The Kansas City Chiefs would be foolish to draft a quarterback with the No. 1 overall pick of the 2013 NFL draft, and the Chiefs aren't the only team that should avoid a signal-caller in Round 1.
Via the Kansas City Star's Adam Teicher, Chiefs general manager John Dorsey recently said:
There is no quarterback where personnel guys can definitely say, ‘He’s a first-round pick.’ There were so many inconsistencies in the collective group. There was not one guy that stood up and said, ‘I’m the guy in the position this year.’ There really wasn’t one clear-cut guy. There are too many technical flaws, scheme flaws.
Many experts have been saying similar things about this year's draft class for months now and it's refreshing to hear an NFL personnel man voice these concerns.
Geno Smith, Ryan Nassib, Tyler Wilson, Matt Barkley and Mike Glennon have all made appearances in Round 1 of mock drafts since the 2012 season began, but the truth of the matter is that none of them would be drafted on Day 1 if teams were drafting based purely on value.
My personal big board has every quarterback in this year's draft class grading out as a second-round pick or later. So, which teams need to avoid the temptation of reaching for a quarterback this April?
Kansas City Chiefs (No. 1 Overall)
There's no doubt that the Chiefs are in desperate need of a quarterback or two this upcoming season. Neither Brady Quinn nor Matt Cassel is a starting-caliber NFL quarterback. Between the two of them last year, they threw just eight touchdowns compared to 20 interceptions.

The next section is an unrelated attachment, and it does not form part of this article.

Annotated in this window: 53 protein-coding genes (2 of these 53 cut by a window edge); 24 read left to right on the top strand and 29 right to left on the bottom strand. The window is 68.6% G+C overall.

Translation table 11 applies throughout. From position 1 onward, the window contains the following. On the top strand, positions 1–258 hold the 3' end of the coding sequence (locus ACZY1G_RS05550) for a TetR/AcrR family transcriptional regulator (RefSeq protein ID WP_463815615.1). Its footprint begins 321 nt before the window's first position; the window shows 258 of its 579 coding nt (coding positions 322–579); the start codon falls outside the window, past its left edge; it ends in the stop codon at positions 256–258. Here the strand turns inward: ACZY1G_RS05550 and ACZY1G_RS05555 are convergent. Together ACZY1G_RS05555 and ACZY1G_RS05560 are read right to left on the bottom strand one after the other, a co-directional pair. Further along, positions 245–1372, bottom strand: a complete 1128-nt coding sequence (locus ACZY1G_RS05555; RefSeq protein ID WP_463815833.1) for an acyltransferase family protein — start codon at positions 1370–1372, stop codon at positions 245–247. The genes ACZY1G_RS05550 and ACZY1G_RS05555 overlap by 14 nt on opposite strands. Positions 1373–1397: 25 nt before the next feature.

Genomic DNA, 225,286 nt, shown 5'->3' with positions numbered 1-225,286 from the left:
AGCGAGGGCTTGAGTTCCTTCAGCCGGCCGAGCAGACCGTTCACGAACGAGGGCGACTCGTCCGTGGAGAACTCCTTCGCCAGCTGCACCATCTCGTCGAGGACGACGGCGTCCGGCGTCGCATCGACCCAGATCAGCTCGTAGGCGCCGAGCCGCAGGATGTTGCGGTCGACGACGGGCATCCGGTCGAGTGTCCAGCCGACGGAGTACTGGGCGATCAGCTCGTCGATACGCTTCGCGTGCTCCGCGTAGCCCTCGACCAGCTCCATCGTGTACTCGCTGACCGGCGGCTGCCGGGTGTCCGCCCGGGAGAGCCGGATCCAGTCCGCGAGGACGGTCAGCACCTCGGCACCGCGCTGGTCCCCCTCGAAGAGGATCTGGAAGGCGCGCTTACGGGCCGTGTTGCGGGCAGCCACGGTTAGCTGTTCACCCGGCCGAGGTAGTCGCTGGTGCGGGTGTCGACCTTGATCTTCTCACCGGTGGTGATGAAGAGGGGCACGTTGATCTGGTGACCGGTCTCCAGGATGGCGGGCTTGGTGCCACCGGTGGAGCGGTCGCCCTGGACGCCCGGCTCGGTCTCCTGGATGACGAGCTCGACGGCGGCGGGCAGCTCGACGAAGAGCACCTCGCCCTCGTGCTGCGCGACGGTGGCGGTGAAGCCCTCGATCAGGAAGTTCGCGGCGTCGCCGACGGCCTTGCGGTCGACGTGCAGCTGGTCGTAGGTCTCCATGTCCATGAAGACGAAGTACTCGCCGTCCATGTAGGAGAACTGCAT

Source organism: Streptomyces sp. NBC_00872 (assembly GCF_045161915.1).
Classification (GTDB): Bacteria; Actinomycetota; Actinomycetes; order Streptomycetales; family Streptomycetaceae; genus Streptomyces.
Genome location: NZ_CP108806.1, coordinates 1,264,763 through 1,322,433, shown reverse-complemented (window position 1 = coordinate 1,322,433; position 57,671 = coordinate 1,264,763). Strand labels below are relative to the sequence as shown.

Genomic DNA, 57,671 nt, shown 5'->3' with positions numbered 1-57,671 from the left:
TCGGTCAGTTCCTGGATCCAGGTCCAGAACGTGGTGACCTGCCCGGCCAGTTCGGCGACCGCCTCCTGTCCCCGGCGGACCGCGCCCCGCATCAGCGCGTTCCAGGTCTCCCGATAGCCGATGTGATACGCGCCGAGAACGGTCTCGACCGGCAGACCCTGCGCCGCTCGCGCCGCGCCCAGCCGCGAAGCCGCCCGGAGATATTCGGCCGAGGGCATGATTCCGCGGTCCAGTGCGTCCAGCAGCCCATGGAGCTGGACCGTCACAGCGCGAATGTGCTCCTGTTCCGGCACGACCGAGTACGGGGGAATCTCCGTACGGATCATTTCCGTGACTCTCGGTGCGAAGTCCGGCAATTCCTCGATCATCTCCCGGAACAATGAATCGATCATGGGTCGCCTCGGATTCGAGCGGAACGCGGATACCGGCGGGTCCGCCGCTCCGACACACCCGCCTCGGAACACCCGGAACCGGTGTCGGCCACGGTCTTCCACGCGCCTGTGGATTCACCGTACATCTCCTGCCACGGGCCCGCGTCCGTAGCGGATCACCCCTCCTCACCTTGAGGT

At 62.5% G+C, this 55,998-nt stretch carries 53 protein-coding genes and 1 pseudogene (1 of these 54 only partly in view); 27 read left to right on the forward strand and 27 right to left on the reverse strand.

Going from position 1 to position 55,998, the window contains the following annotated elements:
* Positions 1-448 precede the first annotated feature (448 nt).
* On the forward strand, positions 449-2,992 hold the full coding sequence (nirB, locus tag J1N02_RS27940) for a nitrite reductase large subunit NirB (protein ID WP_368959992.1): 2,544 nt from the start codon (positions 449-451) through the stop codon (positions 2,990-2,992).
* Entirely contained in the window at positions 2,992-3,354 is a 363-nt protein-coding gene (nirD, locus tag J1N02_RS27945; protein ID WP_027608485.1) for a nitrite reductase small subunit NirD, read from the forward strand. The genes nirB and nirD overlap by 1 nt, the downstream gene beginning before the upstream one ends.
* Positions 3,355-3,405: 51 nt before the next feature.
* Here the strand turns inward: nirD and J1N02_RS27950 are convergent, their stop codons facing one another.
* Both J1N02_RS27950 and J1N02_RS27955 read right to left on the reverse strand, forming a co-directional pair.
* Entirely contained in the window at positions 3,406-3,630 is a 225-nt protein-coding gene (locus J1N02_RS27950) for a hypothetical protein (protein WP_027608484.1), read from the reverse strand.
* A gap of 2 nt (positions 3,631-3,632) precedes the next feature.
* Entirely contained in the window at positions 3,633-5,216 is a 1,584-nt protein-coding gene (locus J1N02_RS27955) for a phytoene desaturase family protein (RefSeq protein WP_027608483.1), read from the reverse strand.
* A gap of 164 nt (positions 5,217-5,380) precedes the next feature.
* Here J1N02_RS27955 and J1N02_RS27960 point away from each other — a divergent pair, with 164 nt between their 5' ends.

But reaching for Smith with the No. 1 overall pick would be an utter disaster.
He's nowhere near ready to take over the offense right away from a mental standpoint, and his physical gifts aren't impressive enough to warrant the pick on their own.
An ideal move would be for the Chiefs to land Alex Smith, allowing the team to focus on other needs with the No. 1 overall pick.
The dream scenario for Kansas City would be to find a trade partner to stock up on picks, but that's not likely to happen. Instead, the Chiefs would be wise to let Brandon Albert test the free-agent market and draft Luke Joeckel to take his place.
Arizona Cardinals (No. 7 Overall)
Kevin Kolb may not be a franchise quarterback, but he's a better option in 2012 as a starter than any of the quarterbacks in this year's draft class.
The biggest issue facing the Cardinals in 2013 is their offensive line. Arizona needs to draft multiple linemen to shore up the NFL's worst offensive line in 2012.
One strategy might be to trade down a bit into the bottom half of Round 1, but if Eric Fisher is still on the board with the No. 7 pick, Arizona would be foolish to take a risky quarterback instead of drafting this young man.
If the team were able to trade down, guard Jonathan Cooper would be a terrific addition to the interior of the line, and Lane Johnson would be an ideal pick at tackle.
Buffalo Bills (No. 8 Overall)
The latest reports out of Buffalo indicate the Bills might already be leaning away from drafting a quarterback in Round 1.
"I spoke with Ryan (Fitzpatrick) and Tarvaris (Jackson) and told them we will have an open competition at the quarterback position," [Doug] Marrone said, "similar to what we will do at all positions on our team heading into our offseason work."
Bills fans are surely groaning about this statement, considering the fact that neither Fitzpatrick nor Jackson has inspired much confidence in their time in the NFL. But the truth of the matter is that both players give the Bills just as much chance to win this year than any quarterback in the draft.
Buffalo will likely be looking to add a signal-caller after Round 1, but it would be smart to avoid the pitfall of reaching for one on Day 1 of the 2013 NFL draft.
Tyler Wilson seems like he'd be the best fit for Buffalo, given his strong arm and leadership qualities, and if he's not available in Round 2 then perhaps Marrone will team up with Nassib.
Buffalo would be smart to look for defensive help with the No. 8 overall pick, and it wouldn't shock me to see it draft a pass-rusher to compensate for Mark Anderson—a bitter disappointment from last year's free-agency splurge.
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